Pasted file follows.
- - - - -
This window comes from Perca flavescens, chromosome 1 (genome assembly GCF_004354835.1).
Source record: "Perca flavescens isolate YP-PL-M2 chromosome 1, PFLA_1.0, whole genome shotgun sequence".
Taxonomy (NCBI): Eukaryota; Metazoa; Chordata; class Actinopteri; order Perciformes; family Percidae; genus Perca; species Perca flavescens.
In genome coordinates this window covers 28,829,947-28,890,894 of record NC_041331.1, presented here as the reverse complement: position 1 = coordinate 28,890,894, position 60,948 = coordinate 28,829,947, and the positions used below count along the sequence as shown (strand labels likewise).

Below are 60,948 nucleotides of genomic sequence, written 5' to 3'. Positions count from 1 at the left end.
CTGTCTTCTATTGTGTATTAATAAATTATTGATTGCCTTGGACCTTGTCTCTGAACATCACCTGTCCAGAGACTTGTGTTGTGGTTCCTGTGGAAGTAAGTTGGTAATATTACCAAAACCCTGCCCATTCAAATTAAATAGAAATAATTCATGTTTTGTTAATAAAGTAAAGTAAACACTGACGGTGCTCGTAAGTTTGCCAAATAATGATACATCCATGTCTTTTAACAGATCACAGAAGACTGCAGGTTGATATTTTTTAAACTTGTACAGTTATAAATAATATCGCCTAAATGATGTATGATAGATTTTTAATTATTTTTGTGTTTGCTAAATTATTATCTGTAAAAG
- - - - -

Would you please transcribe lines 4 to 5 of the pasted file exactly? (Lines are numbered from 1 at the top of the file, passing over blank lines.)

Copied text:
In genome coordinates this window covers 28,829,947-28,890,894 of record NC_041331.1, presented here as the reverse complement: position 1 = coordinate 28,890,894, position 60,948 = coordinate 28,829,947, and the positions used below count along the sequence as shown (strand labels likewise).

Below are 60,948 nucleotides of genomic sequence, written 5' to 3'. Positions count from 1 at the left end.